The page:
Aggregate party ratings: Reform top, EKRE and Center even stevens

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Logos of the six largest political parties in Estonia. Source: ERR

Reform is the most popular party among voters in Estonia according to all three major pollsters, while the opposition Conservative People's Party of Estonia (EKRE) and the coalition Center Party, are neck-and-neck.

ERR's online news in Estonian started publishing market research results as an aggregate of findings from Norstat, Turu-uuringute and Kantar Emor last August, in order to get a clear picture of the political landscape, though it reports that taking into account statistical margins of error, results from the three different firms may vary by up to 3 percent.

Taking into account possible statistical margins of error, the individual results of research companies (Norstat, Turu-uuringute AS and Kantar Emor) may differ by up to three percent, ERR says.

With that in mind, Reform emerged most popular for the month of March, averaging 30 percent in support and unchanged from the previous month, followed by EKRE and Center on 19 percent each. For Center, this represents a slight rise in support, of one percentage point, while EKRE's has fallen by one percentage point.

Non-parliamentary party Eesti 200 saw a fall, from 15 percent to 14 percent on average; the party's support has declined since year end 2020 when it briefly overtook EKRE.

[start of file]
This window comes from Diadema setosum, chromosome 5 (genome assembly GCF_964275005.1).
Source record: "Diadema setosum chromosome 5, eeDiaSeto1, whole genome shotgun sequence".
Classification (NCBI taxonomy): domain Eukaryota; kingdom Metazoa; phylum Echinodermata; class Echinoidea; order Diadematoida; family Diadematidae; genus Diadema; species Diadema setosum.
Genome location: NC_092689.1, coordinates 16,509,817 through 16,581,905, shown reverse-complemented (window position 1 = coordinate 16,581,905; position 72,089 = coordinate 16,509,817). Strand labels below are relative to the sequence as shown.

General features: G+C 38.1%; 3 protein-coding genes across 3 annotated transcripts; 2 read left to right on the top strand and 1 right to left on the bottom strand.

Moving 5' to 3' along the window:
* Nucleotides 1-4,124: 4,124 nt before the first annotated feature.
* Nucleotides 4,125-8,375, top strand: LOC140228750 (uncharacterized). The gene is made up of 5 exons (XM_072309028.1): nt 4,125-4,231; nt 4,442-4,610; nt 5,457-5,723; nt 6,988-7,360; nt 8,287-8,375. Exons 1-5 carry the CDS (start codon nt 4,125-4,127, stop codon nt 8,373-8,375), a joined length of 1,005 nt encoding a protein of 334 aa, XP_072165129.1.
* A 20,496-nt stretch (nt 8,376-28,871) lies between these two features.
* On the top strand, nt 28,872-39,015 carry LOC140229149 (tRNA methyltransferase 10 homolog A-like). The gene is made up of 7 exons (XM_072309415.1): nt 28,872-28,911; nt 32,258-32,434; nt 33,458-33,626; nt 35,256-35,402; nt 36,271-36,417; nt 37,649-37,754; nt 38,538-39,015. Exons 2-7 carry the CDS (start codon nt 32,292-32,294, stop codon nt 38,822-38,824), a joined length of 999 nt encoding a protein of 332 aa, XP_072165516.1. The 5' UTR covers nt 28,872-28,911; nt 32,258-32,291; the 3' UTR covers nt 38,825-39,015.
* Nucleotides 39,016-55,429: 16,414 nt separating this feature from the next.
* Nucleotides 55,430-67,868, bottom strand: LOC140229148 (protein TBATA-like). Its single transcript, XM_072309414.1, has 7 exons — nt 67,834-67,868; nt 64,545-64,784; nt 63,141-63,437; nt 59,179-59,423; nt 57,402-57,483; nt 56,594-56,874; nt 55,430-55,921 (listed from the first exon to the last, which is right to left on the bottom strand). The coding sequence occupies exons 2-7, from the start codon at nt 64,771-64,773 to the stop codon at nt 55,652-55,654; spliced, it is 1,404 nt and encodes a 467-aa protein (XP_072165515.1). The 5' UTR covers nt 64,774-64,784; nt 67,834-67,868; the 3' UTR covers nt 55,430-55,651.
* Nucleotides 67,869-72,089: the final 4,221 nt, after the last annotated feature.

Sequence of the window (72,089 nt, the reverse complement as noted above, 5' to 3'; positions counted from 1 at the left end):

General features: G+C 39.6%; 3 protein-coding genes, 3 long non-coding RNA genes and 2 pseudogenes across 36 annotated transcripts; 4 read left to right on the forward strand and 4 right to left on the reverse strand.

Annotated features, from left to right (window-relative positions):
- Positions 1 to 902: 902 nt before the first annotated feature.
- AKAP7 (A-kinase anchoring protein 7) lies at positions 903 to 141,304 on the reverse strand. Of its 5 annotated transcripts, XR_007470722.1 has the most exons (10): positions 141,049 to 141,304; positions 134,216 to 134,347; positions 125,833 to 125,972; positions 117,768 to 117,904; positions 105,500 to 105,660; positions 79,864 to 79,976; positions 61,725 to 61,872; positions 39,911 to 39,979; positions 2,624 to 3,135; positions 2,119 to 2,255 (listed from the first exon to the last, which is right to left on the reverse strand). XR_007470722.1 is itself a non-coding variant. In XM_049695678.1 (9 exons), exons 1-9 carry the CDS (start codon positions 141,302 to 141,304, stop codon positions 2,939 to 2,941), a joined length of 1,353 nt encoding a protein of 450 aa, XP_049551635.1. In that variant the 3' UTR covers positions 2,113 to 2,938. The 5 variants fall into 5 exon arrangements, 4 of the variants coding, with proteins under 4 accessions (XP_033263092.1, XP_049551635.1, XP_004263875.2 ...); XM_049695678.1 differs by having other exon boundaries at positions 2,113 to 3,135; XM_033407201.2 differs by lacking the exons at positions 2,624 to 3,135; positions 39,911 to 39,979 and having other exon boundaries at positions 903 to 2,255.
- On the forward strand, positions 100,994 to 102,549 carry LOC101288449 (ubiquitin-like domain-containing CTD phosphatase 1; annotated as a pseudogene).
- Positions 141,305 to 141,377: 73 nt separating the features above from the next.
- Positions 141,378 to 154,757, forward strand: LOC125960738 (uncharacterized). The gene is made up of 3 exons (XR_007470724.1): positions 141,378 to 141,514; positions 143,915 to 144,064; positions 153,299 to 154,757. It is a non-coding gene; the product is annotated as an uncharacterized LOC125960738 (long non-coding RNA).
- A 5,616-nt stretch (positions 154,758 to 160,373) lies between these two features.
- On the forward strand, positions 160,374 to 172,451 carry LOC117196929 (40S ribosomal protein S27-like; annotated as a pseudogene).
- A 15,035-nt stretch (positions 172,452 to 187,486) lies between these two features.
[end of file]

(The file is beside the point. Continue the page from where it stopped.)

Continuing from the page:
The opposition Social Democratic Party (SDE) has hovered around the 8 percent-mark since the beginning of 2021, while Isamaa, also in opposition, has been at the 5 percent-mark, significant in that it is the threshold required to gain Rigiikogu seats at an election.

The Green Party is below the threshold at three percent, while TULE, formed last year after a merger between the Free Party and Richness of Life, lies on one percent on average for March.

While the three companies paint a similar picture for most parties, Reform has consistently done better with Norstat (at nearly 35 percent for March), who compile their results for a socially-conservative think-tank, than with Turu-uuringute and Kantar Emor (26-28 percent), whereas the opposite is the case for Eesti 200 and SDE, with a gap of three to four percentage points.

Also noteworthy are the differing methods the companies use. Norstat conducts its surveys over the phone and also online. Turu-uuringute polls the public via a 50/50 split between face-to-face and online interviews, while Kantar Emor is online-only.

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Editor: Andrew Whyte

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